Votes can leak out of a party’s ticket, costing them seats where they appeared ahead on first preferences. If votes split evenly among a bigger party’s candidates, those candidates can defeat a smaller party even if the smaller party was closer to quota. For instance, one party could have 1.8 quotas, but their two candidates have 0.9 quotas each, beating another party that had 0.85 quotas.
At this election, most electorates will feature Liberal vs Labor vs Greens contests, but Clark has two prominent independents: former lower house Speaker Sue Hickey, who sometimes opposed her Liberal party’s positions, and quit the party when she was not preselected; and local mayor Kristie Johnston.
These independents could explain the high vote for independents of 11% in the uComms poll, but Bonham is still sceptical. Polls that ask specifically for independents draw voters who will back independents if one that suits their politics stands. But as suitable independents don’t usually exist, they underperform their polling.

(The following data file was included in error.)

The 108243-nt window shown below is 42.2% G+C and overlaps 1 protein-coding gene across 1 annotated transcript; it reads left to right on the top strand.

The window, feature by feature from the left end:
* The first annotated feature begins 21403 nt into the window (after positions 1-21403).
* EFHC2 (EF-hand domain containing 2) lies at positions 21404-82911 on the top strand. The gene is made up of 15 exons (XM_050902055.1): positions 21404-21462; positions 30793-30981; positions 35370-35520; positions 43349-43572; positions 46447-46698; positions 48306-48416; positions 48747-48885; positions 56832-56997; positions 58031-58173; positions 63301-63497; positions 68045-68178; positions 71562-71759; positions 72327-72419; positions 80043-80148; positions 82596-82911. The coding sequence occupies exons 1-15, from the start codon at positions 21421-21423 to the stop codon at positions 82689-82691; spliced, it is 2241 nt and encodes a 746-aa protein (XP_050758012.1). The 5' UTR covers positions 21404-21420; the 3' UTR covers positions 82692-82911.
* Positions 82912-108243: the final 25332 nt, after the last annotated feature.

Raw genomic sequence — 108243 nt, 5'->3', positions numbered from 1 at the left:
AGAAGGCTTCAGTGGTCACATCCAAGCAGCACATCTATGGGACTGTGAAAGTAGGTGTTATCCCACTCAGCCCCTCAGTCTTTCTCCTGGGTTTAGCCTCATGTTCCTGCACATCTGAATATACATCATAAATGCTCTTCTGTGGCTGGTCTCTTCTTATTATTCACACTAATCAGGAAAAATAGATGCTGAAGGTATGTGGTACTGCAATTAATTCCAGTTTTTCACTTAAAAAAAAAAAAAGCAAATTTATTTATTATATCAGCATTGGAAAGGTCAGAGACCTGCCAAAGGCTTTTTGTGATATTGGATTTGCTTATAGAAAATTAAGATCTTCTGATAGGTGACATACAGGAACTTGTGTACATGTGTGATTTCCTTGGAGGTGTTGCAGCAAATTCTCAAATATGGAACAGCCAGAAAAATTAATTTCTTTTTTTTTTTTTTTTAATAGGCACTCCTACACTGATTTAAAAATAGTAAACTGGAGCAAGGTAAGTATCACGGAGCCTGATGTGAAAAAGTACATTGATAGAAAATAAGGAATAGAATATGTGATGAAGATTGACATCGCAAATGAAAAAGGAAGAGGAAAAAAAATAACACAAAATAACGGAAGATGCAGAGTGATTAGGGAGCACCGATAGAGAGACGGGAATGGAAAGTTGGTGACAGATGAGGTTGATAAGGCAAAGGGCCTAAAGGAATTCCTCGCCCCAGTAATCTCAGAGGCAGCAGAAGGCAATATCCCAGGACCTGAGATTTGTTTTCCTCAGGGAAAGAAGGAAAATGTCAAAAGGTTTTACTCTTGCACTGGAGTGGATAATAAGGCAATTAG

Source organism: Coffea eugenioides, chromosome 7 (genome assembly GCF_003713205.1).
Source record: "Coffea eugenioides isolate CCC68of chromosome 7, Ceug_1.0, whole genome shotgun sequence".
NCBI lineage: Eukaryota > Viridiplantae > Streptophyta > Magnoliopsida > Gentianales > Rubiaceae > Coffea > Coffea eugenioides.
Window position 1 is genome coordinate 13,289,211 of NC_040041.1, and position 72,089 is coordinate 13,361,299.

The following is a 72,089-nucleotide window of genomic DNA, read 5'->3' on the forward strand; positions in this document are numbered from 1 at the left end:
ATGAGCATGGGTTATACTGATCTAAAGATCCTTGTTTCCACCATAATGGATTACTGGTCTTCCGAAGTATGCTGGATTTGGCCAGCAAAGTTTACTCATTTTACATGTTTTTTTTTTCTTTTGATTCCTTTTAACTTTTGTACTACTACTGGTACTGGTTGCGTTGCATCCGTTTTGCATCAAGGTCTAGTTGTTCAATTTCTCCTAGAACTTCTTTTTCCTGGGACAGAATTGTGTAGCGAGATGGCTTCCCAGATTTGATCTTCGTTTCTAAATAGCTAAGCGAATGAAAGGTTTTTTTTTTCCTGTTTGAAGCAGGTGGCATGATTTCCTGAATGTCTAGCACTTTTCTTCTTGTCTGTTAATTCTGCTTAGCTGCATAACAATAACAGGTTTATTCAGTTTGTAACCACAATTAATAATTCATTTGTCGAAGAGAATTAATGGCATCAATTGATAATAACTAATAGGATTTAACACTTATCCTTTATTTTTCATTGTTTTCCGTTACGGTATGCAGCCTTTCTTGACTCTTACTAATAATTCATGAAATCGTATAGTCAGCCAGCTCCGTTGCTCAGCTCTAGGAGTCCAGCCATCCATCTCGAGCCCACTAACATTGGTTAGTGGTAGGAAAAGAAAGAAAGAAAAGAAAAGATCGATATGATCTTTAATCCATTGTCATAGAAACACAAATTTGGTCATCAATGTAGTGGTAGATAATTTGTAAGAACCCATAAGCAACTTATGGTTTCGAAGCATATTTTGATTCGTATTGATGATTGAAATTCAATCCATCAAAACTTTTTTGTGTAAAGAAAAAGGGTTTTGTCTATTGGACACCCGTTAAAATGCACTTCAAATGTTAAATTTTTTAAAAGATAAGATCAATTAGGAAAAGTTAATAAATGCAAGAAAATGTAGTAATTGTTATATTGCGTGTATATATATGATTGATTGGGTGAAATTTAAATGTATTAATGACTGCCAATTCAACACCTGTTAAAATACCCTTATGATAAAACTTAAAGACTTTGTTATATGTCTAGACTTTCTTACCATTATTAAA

Upper house elections
Two or three of Tasmania’s 15 single-member upper house seats are up for election every May for six-year terms, and this time the upper house elections will occur concurrently with the lower house.
This year, elections will occur in Derwent and Windermere. In Mersey, left-leaning independent Mike Gaffney was re-elected unopposed. That means nobody else nominated to run, so Gaffney was declared elected without an election.
Derwent has been held continuously by Labor since 1979, and they outpolled the Liberals 45.4% to 41.9% in 2018, despite the statewide thrashing. Windermere was held by retiring conservative independent Ivan Dean; in 2018, the Liberals won 54.6%, Labor 30.6% and the Greens 7.5%. The most likely outcome is Labor retaining Derwent while the Liberals gain Windermere.